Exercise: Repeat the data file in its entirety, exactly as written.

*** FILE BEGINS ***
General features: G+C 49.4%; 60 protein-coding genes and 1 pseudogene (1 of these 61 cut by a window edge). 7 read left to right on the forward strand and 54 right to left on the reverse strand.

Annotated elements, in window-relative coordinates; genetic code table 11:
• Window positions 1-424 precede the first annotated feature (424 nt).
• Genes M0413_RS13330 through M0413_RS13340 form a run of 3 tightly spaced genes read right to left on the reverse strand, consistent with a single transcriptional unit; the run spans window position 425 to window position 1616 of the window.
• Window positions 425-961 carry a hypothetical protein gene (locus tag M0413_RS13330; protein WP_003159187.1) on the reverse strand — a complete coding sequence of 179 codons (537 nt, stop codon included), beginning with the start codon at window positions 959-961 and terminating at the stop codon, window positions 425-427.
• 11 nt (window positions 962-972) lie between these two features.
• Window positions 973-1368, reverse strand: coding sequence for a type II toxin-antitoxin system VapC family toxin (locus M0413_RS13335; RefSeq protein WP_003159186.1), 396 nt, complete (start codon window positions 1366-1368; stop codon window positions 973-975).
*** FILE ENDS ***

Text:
General features: G+C 49.4%; 60 protein-coding genes and 1 pseudogene (1 of these 61 cut by a window edge). 7 read left to right on the forward strand and 54 right to left on the reverse strand.

Annotated elements, in window-relative coordinates; genetic code table 11:
• Window positions 1-424 precede the first annotated feature (424 nt).
• Genes M0413_RS13330 through M0413_RS13340 form a run of 3 tightly spaced genes read right to left on the reverse strand, consistent with a single transcriptional unit; the run spans window position 425 to window position 1616 of the window.
• Window positions 425-961 carry a hypothetical protein gene (locus tag M0413_RS13330; protein WP_003159187.1) on the reverse strand — a complete coding sequence of 179 codons (537 nt, stop codon included), beginning with the start codon at window positions 959-961 and terminating at the stop codon, window positions 425-427.
• 11 nt (window positions 962-972) lie between these two features.
• Window positions 973-1368, reverse strand: coding sequence for a type II toxin-antitoxin system VapC family toxin (locus M0413_RS13335; RefSeq protein WP_003159186.1), 396 nt, complete (start codon window positions 1366-1368; stop codon window positions 973-975).